The disparities in tickets and warnings do not, however, prove intentional bias, or profiling, by police. And the gaps in the state's records leave some other questions unresolved. State records don't show the address of the traffic stop, although it's recorded on the citation. Road conditions aren't known. Driver histories can't be readily matched to the thousands of tickets. Oral warnings weren't counted, after police chiefs lobbied against requiring officers to document every stop. And there's no way to know how often officers gave drivers a break - and a smaller fine - by citing them at a lower speed than they were traveling.
Even with those unknowns, researchers said the patterns in Massachusetts raise serious questions.
"What these trends should make clear is that there are significant disparities, and those disparities should cause concern not just for minority communities in Massachusetts, but for the police who are providing services to them," said Ronald L. Davis, a veteran police captain in Oakland, Calif., who has worked with the US Department of Justice on analyzing traffic stop data.
Davis, echoing other specialists, cautioned against drawing blanket conclusions about the intentions of police officers. Still, he said, "The numbers indicate some potential bias in enforcement, and that problem demands a response."
In Boston, police officials said they could not explain the racial patterns, but they welcomed the data and plan to gather more. (See accompanying story.)
The state's profiling law requires Flynn to order police departments to collect data on every traffic stop for a year, if the Northeastern study finds apparent disparities in those departments. Flynn has formed a task force to advise him on what findings should trigger that step.
With millions of dollars at stake in traffic fines and insurance premiums, civil rights advocates said more data collection is critical to keep tabs on police.
Although the Legislature in 2000 ordered a continuing study of tickets and warnings, the data entry of warnings stopped after just two months, for lack of funds. Romney asked for $840,000 in his budget this year to resume the effort, but the Legislature gave him just $150,000.
While racial and gender profiling are mentioned in the state law, lawmakers didn't focus on age. Punishing younger speeders more harshly may be legal, said Boston University law professor Tracey Maclin, because young drivers have been shown to have more traffic accidents. But intentional race or sex discrimination would fly in the face of the constitution's equal protection guarantee, Maclin said.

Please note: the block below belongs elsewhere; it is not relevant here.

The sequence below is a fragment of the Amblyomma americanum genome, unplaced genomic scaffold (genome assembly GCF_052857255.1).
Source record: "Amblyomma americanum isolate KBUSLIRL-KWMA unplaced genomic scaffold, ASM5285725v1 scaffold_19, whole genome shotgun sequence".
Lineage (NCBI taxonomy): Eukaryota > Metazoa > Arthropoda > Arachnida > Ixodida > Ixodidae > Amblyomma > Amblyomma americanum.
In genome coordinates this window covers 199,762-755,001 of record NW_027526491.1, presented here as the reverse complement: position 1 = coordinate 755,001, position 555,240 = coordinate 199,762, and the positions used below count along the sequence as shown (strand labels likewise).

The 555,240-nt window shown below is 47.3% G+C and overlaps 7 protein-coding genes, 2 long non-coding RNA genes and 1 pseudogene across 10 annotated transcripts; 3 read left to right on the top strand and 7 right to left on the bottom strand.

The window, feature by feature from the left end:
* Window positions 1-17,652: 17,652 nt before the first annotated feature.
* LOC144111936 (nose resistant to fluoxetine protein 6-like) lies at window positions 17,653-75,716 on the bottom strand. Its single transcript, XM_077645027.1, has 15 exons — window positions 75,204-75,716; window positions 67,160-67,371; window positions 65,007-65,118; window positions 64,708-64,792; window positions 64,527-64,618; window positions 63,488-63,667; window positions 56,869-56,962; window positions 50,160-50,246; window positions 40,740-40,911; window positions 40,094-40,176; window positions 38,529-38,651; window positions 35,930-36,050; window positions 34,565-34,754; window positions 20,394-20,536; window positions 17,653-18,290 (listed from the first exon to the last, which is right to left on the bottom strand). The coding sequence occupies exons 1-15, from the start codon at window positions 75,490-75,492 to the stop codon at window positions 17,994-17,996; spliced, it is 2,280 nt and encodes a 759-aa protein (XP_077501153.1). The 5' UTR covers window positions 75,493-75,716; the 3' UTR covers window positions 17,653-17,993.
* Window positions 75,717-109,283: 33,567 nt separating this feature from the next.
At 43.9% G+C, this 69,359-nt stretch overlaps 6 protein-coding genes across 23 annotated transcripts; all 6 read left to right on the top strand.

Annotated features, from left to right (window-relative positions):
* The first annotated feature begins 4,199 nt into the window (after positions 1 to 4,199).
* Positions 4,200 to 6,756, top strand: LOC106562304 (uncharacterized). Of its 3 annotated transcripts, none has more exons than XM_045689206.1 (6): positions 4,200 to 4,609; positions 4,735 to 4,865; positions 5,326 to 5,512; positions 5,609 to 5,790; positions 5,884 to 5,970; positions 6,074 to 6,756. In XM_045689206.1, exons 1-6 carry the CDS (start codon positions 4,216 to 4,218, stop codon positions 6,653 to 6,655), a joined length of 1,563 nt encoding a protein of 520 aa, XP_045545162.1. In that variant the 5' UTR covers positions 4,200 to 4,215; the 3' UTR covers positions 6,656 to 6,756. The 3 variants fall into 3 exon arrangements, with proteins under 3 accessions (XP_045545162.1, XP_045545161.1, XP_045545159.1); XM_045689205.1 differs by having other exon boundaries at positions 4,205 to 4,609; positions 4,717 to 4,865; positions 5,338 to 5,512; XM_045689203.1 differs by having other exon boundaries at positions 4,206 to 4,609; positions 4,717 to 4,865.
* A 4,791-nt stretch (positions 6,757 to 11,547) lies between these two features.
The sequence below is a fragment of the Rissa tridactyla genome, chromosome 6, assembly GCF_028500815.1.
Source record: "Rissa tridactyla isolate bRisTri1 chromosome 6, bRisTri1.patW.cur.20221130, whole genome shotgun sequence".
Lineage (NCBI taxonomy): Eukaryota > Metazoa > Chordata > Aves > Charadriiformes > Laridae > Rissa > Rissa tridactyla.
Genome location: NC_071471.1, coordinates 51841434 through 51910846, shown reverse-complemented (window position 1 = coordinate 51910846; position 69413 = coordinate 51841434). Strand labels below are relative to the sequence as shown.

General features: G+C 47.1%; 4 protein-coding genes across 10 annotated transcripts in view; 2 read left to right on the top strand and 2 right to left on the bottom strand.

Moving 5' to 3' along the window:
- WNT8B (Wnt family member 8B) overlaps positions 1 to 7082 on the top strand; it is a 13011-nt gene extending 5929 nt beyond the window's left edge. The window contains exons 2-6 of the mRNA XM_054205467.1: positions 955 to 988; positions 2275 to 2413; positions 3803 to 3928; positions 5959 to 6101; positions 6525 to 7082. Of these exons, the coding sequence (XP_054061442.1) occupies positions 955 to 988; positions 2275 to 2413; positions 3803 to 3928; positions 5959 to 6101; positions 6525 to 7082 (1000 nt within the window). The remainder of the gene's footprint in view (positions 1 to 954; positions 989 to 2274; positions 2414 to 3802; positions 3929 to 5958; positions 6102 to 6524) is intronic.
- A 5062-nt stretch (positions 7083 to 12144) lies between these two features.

Some minority leaders likened the disparities in traffic stops to patterns long decried in employment and lending.
"If you're a minority, you don't know that your getting the ticket is part of a larger pattern," said state Senator Jarrett T. Barrios, a Democrat and Latino lawyer who represents Allston-Brighton and communities from Cambridge to Saugus. "These folks were all guilty. I recognize that. But as a group, to have one community receive such disproportionately tougher treatment is disturbing. It's like some folks who are guilty aren't being called into account."
Paying for six years
The economic impact of an officer's discretion is considerable. Speeding tickets in this state start now at $100, and rise quickly depending on the speed. A ticket for going 20 m.p.h. over the limit costs $200.
But the wallop really comes with the car insurance bill. The Globe estimated that a typical Massachusetts driver will pay $350 in higher insurance premiums for a single ticket, over the six years it stays on the driving record.
That's the extra cost when the surcharges in the state's Safe Driver Insurance Plan are applied to the $798 average annual premium for the coverages that every driver is required to carry.
The Globe estimated how many extra tickets different groups of drivers received, based on how their treatment by police differed from the treatment of the most favored group for each offense - always white women.
If the pattern of tickets and warnings from the two-month study held true for the entire year, about 14,000 minority drivers in the state paid $6.4 million extra in fines and insurance premiums, for speeding tickets alone, because they were punished more consistently at the same speeds.
Because white men make up more of the drivers in the state, they faced an even larger estimated cost, $15.3 million. White women also paid a price, an estimated $3.8 million a year, when they fell outside the age group most favored.
By getting four warnings, instead of four tickets, Azzolino, the waitress, saved $580 in traffic fines, and about $2,500 on her insurance. Then, in the summer of 2001, her luck ran out.
She was ticketed in Belchertown, twice by the same officer, though a judge threw out one ticket and reduced the fine on the other. She said she had no doubt why most officers before then had given her a pass.
"I remember one guy saying to slow down," Azzolino said. "He said I was too pretty, and he didn't want me to wrap my face around a tree."
For many minority drivers, especially men, the police encounter was far less forgiving.
Wayne J. Oliver was driving his 1999 Oldsmobile Alero home to Fall River from a job in Carver, taking the back road, when he saw a Freetown police car coming toward him. It was Monday, Feb. 25, 2002, at 2 p.m. The speed limit was 35 m.p.h. and he was ticketed for going 40 m.p.h. Oliver is black; the officer was white.
"It's a back road, off of [Route] 24. I was doing maybe 40. I saw him, he passed me. Boom, his lights went on, and he did a U turn. He told me I was doing 55. I said, `Are you serious?' He said, `I was going to give you a warning, but you got cocky with me.' That's all I said to him. I knew right there I was appealing it."